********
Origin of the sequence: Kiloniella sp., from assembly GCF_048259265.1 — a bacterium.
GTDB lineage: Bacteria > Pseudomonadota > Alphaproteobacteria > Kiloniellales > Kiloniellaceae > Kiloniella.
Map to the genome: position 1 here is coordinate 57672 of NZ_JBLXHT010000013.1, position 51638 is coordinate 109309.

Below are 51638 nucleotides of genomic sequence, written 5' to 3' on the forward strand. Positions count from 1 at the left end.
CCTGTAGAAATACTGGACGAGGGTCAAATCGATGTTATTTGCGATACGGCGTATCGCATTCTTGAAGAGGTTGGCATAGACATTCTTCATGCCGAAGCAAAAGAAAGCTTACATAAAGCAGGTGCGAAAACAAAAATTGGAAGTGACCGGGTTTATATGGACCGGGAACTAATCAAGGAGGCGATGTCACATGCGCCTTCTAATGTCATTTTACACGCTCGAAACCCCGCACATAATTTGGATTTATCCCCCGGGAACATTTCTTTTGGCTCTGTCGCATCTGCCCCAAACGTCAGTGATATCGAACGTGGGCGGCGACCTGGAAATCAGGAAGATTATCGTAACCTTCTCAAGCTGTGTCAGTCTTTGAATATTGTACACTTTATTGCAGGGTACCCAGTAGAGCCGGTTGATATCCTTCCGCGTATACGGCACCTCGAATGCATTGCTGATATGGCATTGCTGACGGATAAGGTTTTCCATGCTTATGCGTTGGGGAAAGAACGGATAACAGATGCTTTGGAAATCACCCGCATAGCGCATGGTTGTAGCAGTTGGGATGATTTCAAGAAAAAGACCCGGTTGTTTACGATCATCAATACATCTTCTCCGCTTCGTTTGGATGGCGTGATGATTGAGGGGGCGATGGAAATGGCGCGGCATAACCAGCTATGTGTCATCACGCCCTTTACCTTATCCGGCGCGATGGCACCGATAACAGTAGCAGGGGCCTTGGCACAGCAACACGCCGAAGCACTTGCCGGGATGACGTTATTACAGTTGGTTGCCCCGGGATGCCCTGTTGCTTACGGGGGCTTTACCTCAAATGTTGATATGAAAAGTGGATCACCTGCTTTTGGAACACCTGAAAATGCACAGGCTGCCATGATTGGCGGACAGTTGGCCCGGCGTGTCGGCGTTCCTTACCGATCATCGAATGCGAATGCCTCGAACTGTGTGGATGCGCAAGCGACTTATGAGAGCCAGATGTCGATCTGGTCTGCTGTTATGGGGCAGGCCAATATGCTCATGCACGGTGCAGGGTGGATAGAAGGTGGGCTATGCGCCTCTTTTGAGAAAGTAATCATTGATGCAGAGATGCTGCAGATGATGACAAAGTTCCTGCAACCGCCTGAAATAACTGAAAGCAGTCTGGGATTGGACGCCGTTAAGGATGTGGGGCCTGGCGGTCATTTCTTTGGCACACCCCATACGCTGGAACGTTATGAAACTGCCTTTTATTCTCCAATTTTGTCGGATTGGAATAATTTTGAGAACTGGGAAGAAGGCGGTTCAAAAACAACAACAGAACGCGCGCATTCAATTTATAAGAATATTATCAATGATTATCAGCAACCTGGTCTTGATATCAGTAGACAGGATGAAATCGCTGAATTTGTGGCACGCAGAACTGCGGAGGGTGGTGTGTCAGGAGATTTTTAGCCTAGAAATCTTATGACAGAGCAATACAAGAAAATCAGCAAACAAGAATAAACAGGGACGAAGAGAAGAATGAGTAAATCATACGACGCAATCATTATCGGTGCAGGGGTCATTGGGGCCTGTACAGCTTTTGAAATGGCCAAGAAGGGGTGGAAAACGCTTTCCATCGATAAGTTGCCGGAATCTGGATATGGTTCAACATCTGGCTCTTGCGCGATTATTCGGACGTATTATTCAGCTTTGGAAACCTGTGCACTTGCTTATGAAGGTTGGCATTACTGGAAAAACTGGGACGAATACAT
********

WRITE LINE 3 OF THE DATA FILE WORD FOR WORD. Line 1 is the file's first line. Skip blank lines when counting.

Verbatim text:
Map to the genome: position 1 here is coordinate 57672 of NZ_JBLXHT010000013.1, position 51638 is coordinate 109309.